As the 3rd-quarter reporting season begins, markets are bracing for signs of a recession that could send stocks into a deeper bear market

As the 3rd-quarter reporting season begins, markets are bracing for signs of a recession that could send stocks into a deeper bear market
JPMorgan CEO Jamie Dimon.MICHEL EULER/POOL/AFP via Getty Images

Good morning, this is Jason Ma and I'll be handling the newsletter this week from Los Angeles.


Another big week is shaping up as the third-quarter reporting season gets underway. PepsiCo will report Wednesday, Delta Air Lines will report Thursday, and top Wall Street banks JPMorgan Chase, Citigroup, and Morgan Stanley are due on Friday.

But perhaps more importantly, the Labor Department will issue consumer price data for September on Thursday. Analysts expect the headline inflation rate to cool further, this time to an 8.1% annual pace from 8.3% in August, but core inflation is seen accelerating to 6.6% from 6.3%.

That will set the stage for another big rate hike from the Federal Reserve at the next meeting in November, when a fourth consecutive 75-basis-point increase is expected. Additional clues on the Fed's thinking will come out Wednesday, when minutes from the last meeting are due.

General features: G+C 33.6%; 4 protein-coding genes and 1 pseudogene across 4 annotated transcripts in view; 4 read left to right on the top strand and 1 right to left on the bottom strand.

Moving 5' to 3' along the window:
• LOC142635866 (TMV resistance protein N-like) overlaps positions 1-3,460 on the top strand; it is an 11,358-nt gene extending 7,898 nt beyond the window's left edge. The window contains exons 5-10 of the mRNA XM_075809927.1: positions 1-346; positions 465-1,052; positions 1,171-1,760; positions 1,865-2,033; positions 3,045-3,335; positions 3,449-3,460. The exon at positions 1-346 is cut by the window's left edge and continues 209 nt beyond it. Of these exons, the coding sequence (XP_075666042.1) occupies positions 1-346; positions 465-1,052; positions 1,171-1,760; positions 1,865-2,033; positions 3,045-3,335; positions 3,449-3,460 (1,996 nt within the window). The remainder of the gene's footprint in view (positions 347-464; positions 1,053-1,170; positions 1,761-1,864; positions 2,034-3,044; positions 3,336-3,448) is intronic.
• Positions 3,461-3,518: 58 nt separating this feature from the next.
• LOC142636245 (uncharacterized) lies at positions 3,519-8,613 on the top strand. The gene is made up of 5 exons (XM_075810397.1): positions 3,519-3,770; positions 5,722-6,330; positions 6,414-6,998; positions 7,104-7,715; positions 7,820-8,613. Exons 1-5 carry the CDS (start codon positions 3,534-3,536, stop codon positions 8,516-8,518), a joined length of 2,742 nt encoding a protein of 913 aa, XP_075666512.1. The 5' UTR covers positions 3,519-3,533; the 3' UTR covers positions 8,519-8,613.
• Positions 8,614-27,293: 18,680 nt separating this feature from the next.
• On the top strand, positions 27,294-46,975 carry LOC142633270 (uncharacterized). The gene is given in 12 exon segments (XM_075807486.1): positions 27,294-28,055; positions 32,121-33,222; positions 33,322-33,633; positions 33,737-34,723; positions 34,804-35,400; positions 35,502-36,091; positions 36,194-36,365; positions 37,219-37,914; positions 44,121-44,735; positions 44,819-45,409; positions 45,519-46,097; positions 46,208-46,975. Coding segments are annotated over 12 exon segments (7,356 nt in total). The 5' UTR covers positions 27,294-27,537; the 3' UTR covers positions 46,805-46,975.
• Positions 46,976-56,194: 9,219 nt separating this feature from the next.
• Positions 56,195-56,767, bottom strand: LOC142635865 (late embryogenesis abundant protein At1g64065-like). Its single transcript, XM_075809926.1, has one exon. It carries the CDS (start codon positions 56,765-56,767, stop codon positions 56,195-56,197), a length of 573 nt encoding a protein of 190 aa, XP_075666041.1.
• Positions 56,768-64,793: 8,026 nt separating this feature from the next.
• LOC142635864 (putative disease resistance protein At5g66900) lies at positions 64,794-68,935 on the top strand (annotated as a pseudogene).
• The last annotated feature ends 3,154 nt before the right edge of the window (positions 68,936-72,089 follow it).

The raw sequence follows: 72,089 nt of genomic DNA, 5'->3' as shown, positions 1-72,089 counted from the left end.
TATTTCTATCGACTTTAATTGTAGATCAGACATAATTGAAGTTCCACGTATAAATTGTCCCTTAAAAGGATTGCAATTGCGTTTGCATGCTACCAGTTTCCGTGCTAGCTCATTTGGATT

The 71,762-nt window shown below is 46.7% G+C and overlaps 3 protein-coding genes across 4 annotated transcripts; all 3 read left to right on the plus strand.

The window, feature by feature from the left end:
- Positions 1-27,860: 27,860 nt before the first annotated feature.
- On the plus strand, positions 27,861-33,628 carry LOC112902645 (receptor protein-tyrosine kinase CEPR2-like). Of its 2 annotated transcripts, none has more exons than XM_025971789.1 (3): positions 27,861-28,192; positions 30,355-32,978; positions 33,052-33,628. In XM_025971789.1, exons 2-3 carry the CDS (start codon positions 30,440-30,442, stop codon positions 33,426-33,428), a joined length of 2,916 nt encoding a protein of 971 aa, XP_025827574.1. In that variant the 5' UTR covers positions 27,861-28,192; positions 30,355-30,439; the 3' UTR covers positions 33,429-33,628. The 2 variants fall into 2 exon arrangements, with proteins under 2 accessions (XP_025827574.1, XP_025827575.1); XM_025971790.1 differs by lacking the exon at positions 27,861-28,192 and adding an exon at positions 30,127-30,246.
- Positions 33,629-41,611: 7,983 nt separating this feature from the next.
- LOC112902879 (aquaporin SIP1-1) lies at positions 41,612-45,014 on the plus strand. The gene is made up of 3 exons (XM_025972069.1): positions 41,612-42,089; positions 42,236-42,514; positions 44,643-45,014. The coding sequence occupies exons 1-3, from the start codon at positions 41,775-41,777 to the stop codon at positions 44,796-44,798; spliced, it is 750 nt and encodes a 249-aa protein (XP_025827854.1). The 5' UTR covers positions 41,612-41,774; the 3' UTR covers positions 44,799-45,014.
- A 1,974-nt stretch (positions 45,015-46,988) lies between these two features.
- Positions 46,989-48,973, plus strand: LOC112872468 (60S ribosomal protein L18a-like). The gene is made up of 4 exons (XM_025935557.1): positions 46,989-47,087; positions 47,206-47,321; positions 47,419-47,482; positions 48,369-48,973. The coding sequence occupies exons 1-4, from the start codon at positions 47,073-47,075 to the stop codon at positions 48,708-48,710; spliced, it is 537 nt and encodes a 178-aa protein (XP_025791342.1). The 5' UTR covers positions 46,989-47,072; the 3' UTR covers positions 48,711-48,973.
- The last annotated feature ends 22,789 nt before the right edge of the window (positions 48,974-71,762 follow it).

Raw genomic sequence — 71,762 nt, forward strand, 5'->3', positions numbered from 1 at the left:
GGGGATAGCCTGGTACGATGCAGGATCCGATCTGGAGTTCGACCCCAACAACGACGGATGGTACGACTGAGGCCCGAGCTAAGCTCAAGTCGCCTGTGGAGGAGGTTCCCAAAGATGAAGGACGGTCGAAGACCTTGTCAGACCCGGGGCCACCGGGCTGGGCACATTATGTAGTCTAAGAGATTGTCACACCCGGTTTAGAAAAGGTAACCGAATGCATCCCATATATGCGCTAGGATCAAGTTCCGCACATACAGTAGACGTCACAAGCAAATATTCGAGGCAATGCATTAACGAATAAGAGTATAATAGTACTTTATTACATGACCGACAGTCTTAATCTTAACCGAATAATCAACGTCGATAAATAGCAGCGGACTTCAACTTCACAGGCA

Let's take a look at some forecasts on where the economy and stocks may be headed.


If this was forwarded to you, sign up here. Download Insider's app here.

1. The Fed's aggressive tightening is setting off more warnings about a recession and fallout for the stock market.

Ahead of JPMorgan's quarterly report, CEO Jamie Dimon said the economy is on the verge of a recession, and the stock market could fall another 20%.

While consumers and most companies still enjoy strong balance sheets, Dimon is concerned about elevated inflation, fast-rising interest rates, and quantitative tightening. But most importantly, it's Russia's war against Ukraine that is most unsettling to markets and poses a great risk.


"It's the war. And these are very, very serious things, which I think are likely to put the US in some kind of recession six to nine months from now," he told CNBC.